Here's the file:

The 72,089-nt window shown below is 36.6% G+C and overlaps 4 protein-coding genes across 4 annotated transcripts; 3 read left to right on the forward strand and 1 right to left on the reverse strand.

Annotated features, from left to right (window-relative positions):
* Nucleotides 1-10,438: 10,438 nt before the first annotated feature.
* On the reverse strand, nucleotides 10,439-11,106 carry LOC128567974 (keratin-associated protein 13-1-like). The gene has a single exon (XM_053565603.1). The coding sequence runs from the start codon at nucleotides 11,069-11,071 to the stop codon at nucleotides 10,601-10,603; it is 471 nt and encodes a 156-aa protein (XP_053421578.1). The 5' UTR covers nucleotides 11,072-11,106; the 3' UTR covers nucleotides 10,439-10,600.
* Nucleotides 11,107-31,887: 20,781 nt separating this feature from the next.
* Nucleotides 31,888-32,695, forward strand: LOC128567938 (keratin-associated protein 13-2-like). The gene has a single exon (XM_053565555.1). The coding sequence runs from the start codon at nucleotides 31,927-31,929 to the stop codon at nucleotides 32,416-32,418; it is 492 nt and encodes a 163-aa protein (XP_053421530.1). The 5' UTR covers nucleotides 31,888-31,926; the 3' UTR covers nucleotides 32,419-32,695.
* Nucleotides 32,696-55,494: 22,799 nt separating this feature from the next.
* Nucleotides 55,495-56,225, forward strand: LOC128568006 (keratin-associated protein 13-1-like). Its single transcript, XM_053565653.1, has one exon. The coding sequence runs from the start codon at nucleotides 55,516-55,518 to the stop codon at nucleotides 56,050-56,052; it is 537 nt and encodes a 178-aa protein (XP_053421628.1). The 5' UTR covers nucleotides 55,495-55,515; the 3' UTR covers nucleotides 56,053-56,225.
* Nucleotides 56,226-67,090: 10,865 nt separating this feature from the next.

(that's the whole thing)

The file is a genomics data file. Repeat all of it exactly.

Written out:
The 72,089-nt window shown below is 36.6% G+C and overlaps 4 protein-coding genes across 4 annotated transcripts; 3 read left to right on the forward strand and 1 right to left on the reverse strand.

Annotated features, from left to right (window-relative positions):
* Nucleotides 1-10,438: 10,438 nt before the first annotated feature.
* On the reverse strand, nucleotides 10,439-11,106 carry LOC128567974 (keratin-associated protein 13-1-like). The gene has a single exon (XM_053565603.1). The coding sequence runs from the start codon at nucleotides 11,069-11,071 to the stop codon at nucleotides 10,601-10,603; it is 471 nt and encodes a 156-aa protein (XP_053421578.1). The 5' UTR covers nucleotides 11,072-11,106; the 3' UTR covers nucleotides 10,439-10,600.
* Nucleotides 11,107-31,887: 20,781 nt separating this feature from the next.
* Nucleotides 31,888-32,695, forward strand: LOC128567938 (keratin-associated protein 13-2-like). The gene has a single exon (XM_053565555.1). The coding sequence runs from the start codon at nucleotides 31,927-31,929 to the stop codon at nucleotides 32,416-32,418; it is 492 nt and encodes a 163-aa protein (XP_053421530.1). The 5' UTR covers nucleotides 31,888-31,926; the 3' UTR covers nucleotides 32,419-32,695.
* Nucleotides 32,696-55,494: 22,799 nt separating this feature from the next.
* Nucleotides 55,495-56,225, forward strand: LOC128568006 (keratin-associated protein 13-1-like). Its single transcript, XM_053565653.1, has one exon. The coding sequence runs from the start codon at nucleotides 55,516-55,518 to the stop codon at nucleotides 56,050-56,052; it is 537 nt and encodes a 178-aa protein (XP_053421628.1). The 5' UTR covers nucleotides 55,495-55,515; the 3' UTR covers nucleotides 56,053-56,225.
* Nucleotides 56,226-67,090: 10,865 nt separating this feature from the next.